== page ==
The appearance and internal structure of pseudopods are used to distinguish groups of amoebae from one another. Amoebozoan species, such as those in the genus Amoeba, typically have bulbous (lobose) pseudopods, rounded at the ends and roughly tubular in cross-section. Cercozoan amoeboids, such as Euglypha and Gromia, have slender, thread-like (filose) pseudopods. Foraminifera emit fine, branching pseudopods that merge with one another to form net-like (reticulose) structures. Some groups, such as the Radiolaria and Heliozoa, have stiff, needle-like, radiating axopodia (actinopoda) supported from within by bundles of microtubules.
Morphology of a naked lobose amoeba
Free-living amoebae may be "testate" (enclosed within a hard shell), or "naked" (also known as gymnamoebae, lacking any hard covering). The shells of testate amoebae may be composed of various substances, including calcium, silica, chitin, or agglutinations of found materials like small grains of sand and the frustules of diatoms.
To regulate osmotic pressure, most freshwater amoebae have a contractile vacuole which expels excess water from the cell. This organelle is necessary because freshwater has a lower concentration of solutes (such as salt) than the amoeba's own internal fluids (cytosol). Because the surrounding water is hypotonic with respect to the contents of the cell, water is transferred across the amoeba's cell membrane by osmosis. Without a contractile vacuole, the cell would fill with excess water and, eventually, burst.
Marine amoebae do not usually possess a contractile vacuole because the concentration of solutes within the cell are in balance with the tonicity of the surrounding water.
Amoeba phagocytosis of bacteria
The food sources of amoebae vary. Some amoebae are predatory and live by consuming bacteria and other protists. Some are detritivores and eat dead organic material.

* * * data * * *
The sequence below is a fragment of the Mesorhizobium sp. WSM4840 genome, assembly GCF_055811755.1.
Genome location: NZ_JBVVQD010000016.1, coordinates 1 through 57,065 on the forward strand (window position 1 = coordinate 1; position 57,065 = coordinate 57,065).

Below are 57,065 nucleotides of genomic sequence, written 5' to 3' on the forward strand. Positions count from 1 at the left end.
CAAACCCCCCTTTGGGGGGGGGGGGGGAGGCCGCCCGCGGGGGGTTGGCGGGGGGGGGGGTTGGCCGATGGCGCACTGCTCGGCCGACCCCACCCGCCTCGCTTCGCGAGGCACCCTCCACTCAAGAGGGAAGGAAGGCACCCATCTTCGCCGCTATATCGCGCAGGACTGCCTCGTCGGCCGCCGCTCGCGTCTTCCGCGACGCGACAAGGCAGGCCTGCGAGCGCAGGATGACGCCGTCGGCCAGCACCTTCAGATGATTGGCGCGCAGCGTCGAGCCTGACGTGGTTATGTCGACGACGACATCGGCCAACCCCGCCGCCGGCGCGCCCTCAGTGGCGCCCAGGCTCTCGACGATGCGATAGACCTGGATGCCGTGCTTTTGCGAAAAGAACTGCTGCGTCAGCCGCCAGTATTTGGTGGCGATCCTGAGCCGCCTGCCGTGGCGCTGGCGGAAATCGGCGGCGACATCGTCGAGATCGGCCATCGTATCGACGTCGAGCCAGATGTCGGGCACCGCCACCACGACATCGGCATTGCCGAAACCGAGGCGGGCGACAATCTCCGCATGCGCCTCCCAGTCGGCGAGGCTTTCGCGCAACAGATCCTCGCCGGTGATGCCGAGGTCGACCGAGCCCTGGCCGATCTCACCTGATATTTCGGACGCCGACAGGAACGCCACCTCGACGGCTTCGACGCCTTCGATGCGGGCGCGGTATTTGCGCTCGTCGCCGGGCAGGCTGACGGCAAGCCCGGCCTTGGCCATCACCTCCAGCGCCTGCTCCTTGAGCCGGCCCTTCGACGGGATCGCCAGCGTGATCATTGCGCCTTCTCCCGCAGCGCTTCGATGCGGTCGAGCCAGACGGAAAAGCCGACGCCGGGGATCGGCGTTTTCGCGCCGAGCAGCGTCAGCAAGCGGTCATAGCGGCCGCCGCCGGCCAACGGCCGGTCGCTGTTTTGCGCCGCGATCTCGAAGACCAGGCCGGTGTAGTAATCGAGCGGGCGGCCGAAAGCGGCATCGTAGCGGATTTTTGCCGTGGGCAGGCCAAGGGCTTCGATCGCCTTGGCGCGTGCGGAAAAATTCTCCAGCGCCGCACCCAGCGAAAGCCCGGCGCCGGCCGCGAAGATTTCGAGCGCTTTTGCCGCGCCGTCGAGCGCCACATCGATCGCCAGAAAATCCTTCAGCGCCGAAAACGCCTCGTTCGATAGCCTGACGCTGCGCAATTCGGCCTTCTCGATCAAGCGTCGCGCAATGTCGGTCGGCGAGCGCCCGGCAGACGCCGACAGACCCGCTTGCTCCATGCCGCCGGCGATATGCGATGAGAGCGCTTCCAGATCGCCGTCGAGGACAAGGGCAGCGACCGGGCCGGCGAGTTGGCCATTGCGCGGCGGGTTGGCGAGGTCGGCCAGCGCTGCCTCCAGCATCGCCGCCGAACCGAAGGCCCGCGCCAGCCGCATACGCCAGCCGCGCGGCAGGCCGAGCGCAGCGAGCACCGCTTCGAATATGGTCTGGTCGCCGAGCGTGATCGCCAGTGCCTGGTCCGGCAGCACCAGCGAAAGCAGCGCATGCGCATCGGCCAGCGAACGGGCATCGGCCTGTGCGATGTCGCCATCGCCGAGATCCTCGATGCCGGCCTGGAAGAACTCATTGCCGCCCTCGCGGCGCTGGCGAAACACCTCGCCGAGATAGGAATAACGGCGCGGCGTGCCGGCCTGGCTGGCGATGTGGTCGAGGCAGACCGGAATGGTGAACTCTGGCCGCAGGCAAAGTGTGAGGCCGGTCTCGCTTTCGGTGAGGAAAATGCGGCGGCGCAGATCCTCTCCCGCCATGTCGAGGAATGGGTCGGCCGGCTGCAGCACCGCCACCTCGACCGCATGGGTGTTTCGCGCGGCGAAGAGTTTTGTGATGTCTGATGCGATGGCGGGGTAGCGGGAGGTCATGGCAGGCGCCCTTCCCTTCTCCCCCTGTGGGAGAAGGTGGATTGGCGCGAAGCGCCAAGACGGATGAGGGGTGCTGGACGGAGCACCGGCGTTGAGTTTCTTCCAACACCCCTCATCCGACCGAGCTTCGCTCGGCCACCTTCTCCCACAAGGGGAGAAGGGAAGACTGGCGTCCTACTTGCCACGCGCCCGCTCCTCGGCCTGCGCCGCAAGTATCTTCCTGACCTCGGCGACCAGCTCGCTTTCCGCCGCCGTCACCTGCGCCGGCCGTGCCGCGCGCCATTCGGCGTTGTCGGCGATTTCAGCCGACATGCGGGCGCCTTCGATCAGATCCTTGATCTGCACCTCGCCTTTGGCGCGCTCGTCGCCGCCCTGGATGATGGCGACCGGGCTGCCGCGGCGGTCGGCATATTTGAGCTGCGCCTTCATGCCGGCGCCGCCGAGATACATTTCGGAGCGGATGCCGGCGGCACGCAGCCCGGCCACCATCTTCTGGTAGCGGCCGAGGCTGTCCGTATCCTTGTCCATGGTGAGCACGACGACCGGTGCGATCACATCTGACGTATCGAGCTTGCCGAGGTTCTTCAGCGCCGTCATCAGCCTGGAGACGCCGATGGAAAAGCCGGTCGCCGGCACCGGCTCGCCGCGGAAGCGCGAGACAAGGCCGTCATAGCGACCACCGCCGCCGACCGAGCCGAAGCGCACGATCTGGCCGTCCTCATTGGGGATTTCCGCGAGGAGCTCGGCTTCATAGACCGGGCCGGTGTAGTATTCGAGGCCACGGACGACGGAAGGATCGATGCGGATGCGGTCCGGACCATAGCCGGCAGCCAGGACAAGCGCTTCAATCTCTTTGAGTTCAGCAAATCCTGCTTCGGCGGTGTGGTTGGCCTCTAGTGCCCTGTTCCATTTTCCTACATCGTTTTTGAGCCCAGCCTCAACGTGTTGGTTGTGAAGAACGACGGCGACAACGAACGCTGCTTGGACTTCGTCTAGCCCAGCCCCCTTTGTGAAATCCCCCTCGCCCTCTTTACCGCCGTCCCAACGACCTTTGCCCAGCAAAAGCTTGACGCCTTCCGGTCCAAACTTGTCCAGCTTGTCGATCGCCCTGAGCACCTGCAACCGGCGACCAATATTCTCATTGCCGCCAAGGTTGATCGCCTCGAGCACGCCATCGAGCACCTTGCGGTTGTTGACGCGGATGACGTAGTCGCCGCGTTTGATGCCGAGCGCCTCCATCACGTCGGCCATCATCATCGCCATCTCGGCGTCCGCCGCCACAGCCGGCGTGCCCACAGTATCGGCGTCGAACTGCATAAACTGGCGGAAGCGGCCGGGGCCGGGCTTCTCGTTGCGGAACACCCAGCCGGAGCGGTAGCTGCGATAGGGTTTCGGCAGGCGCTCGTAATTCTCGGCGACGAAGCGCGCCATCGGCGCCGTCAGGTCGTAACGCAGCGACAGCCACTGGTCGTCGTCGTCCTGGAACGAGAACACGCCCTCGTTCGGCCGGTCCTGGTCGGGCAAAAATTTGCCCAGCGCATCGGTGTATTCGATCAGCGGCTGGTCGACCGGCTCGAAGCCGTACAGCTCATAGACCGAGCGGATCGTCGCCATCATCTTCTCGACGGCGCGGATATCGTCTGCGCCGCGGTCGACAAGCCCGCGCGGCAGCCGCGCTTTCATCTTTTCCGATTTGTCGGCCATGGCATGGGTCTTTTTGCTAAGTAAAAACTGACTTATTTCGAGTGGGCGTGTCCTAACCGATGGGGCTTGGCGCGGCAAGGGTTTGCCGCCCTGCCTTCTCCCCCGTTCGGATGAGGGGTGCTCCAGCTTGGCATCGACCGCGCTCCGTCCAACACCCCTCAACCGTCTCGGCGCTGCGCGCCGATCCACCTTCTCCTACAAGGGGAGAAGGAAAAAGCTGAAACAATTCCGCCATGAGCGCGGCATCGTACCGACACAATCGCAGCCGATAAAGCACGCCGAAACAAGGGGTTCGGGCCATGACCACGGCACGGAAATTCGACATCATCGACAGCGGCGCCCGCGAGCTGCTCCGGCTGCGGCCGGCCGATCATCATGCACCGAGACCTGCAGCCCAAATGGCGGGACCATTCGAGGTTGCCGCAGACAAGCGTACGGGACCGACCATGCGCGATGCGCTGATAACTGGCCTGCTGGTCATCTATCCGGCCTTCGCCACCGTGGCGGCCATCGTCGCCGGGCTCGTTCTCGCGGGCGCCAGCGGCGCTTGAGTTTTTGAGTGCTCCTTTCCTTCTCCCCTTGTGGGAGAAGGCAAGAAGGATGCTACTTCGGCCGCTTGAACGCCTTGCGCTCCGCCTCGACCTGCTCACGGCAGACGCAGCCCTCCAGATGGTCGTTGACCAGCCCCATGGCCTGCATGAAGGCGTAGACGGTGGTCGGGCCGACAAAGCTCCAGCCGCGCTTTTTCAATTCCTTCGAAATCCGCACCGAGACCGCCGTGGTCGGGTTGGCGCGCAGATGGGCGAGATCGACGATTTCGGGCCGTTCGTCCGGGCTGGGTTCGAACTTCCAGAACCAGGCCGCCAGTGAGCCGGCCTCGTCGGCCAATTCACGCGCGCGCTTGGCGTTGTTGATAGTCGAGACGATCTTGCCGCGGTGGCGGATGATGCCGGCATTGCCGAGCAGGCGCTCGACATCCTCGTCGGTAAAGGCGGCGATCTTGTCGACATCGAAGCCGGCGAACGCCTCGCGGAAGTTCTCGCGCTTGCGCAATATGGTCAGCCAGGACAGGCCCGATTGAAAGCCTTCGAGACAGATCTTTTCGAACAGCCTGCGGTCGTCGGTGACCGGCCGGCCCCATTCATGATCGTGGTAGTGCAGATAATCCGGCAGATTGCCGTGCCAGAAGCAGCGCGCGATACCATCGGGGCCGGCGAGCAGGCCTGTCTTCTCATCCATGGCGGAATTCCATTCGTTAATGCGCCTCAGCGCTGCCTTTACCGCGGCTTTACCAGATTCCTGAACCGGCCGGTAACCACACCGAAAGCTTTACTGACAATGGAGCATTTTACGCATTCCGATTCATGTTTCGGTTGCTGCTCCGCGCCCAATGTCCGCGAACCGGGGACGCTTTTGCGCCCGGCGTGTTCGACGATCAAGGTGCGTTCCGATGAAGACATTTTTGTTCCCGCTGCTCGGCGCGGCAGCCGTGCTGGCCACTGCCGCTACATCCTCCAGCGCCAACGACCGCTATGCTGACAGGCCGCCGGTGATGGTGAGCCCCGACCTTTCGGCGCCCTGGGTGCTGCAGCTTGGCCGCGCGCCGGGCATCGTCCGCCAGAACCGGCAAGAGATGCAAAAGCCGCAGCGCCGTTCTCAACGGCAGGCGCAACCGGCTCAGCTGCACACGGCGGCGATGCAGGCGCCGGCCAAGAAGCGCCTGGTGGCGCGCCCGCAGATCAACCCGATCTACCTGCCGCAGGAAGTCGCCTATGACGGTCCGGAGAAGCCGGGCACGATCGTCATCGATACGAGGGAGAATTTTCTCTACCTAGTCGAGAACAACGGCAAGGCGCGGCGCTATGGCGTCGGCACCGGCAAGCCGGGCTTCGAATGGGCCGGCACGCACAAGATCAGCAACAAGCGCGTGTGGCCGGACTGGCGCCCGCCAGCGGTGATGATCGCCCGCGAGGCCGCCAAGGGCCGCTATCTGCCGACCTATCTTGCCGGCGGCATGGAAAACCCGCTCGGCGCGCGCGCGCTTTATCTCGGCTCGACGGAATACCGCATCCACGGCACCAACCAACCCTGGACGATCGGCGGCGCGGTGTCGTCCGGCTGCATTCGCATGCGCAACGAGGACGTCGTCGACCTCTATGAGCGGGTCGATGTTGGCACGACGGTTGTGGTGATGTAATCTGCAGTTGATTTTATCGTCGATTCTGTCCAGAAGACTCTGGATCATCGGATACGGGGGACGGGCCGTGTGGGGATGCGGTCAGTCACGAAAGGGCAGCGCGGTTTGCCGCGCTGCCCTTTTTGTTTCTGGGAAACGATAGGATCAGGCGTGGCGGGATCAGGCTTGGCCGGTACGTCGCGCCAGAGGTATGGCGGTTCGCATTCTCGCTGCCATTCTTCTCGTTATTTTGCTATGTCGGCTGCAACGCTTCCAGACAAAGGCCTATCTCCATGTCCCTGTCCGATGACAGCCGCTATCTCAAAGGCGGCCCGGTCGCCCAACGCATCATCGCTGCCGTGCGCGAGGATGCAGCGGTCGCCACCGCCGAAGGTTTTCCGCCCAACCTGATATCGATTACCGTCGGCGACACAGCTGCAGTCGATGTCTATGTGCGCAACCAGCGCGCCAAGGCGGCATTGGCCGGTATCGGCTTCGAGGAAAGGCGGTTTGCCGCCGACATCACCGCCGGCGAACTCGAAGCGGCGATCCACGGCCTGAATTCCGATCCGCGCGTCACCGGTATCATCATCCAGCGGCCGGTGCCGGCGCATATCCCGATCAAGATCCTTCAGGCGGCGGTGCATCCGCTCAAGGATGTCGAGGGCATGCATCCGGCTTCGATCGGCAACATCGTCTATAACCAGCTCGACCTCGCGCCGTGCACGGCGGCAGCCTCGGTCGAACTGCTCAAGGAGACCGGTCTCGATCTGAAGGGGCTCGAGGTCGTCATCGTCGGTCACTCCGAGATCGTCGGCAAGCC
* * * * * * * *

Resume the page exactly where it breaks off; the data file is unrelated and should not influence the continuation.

Amoebae typically ingest their food by phagocytosis, extending pseudopods to encircle and engulf live prey or particles of scavenged material. Amoeboid cells do not have a mouth or cytostome, and there is no fixed place on the cell at which phagocytosis normally occurs.
Some amoebae also feed by pinocytosis, imbibing dissolved nutrients through vesicles formed within the cell membrane .
Foraminifera have reticulose (net-like) pseudopods, and many species are visible with naked eye
The size of amoeboid cells and species is extremely variable. The marine amoeboid Massisteria voersi is just 2.3 to 3 micrometres in diameter, within the size range of many bacteria. At the other extreme, the shells of deep-sea xenophyophores can attain 20 cm in diameter. Most of the free-living freshwater amoebae commonly found in pond water, ditches and lakes are microscopic, but some species, such as the so-called "giant amoebae" Pelomyxa palustris and Chaos carolinense, can be large enough to see with the naked eye.
Some multicellular organisms have amoeboid cells only in certain phases of life, or use amoeboid movements for specialized functions. In the immune system of humans and other animals, amoeboid white blood cells pursue invading organisms, such as bacteria and pathogenic protists, and engulf them by phagocytosis.
Amoeboid stages also occur in the multicellular fungus-like protists, the so-called slime moulds. Both the plasmodial slime moulds, currently classified in the class Myxogastria, and the cellular slime moulds of the groups Acrasida and Dictyosteliida, live as amoebae during their feeding stage. The amoeboid cells of the former combine to form a giant multinucleate organism, while the cells of the latter live separately until food runs out, at which time the amoebae aggregate to form a multicellular migrating "slug" which functions as a single organism.
The first illustration of an amoeboid, from Roesel von Rosenhof's Insecten-Belustigung (1755).